It looks like a 2-headed mythical beast in this photo, but these are guanacos ("hwan-AH-ko") that roam the desert plains of Patagonia.
Camels evolved in what is now North America, then radiated out into other parts of the world. The original camels in North America went extinct some 10,000 years ago, perhaps suffering the double whammy of an ice age's constrictions and the arrival of Homo sapiens on the continent, but camels elsewhere in the world survived. In South America, they evolved into guanacos and vicugnas. These in turn were domesticated, becoming llamas and alpacas, respectively.
We chanced to see the guanacos while driving north from the glaciers of Calafate up to the hiking trails of El Chalten, on the Argentine side of Patagonia.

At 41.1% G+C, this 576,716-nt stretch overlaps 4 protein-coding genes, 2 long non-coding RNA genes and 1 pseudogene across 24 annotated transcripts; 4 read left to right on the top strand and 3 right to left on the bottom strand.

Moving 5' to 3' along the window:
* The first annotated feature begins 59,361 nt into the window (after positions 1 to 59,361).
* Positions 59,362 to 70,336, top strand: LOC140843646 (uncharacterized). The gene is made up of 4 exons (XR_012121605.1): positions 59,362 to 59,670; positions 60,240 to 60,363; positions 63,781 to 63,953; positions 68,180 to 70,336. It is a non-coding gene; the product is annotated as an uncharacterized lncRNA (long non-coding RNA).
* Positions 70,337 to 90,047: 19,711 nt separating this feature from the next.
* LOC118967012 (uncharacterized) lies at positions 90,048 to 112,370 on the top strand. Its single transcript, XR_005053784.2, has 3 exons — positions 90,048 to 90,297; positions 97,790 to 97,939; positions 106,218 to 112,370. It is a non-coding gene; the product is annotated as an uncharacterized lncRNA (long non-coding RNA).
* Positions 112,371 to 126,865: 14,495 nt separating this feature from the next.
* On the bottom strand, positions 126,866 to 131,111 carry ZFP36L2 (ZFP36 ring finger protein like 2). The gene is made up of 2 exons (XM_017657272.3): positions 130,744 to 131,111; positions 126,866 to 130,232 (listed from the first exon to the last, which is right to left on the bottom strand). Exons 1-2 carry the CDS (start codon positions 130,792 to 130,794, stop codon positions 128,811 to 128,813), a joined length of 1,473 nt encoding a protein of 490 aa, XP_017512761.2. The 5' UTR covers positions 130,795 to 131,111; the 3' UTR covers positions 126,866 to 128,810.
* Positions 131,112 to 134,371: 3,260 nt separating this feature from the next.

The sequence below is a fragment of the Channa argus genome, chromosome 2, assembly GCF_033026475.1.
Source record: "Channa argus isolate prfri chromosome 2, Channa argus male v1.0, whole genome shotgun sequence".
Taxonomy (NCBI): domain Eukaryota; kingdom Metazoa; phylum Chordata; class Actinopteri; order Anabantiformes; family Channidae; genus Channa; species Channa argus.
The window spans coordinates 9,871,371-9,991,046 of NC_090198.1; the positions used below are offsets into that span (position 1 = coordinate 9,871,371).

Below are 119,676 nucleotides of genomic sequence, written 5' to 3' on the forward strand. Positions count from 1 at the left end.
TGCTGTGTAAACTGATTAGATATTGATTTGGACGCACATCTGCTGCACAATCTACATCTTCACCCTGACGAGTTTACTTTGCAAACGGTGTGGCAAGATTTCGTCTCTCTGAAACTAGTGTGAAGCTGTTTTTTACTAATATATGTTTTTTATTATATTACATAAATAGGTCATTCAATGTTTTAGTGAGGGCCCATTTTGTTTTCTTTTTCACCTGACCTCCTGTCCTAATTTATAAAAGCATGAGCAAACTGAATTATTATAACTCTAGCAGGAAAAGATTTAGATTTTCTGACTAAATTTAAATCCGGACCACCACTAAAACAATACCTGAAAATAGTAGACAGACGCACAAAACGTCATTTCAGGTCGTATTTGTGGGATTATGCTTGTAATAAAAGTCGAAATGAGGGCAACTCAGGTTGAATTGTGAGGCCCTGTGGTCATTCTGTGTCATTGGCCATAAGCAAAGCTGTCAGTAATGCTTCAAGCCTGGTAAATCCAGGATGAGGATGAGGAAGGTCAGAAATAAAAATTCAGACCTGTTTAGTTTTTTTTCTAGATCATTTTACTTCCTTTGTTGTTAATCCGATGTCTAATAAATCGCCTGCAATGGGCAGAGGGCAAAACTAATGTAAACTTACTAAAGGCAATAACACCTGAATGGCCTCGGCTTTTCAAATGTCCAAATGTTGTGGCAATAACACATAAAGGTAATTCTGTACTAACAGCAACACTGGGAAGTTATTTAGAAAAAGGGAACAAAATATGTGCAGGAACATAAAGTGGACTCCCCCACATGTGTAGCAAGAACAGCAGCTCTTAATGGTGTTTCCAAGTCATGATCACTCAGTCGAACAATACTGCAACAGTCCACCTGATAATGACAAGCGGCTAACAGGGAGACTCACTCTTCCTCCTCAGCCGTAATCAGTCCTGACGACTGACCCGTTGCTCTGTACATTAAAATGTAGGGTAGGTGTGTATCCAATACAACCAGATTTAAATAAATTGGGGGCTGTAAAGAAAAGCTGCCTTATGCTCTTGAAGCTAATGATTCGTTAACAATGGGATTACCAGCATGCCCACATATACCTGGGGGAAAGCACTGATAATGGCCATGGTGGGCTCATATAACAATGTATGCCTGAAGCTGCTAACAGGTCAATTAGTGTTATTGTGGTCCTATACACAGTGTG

Given the large size of the group in the photo below, 20-30, these would be the young males who lack a harem of females. A smaller group would likely consist of an older, "alpha" male guarding a territory with his harem of several females and young. Gestation takes nearly a year, and then the young, called chulengos, remain with the family group for a year before being kicked out by the alpha male. At that point, the young females tend to join another harem, while the young males gather in these large groups, apparently roaming freely without any territory.
We took photos from the seemingly endless fenceline that runs parallel to the road.
Here are some closeups taken by my daughter, Sofia. In the background are the foothills of the Andes.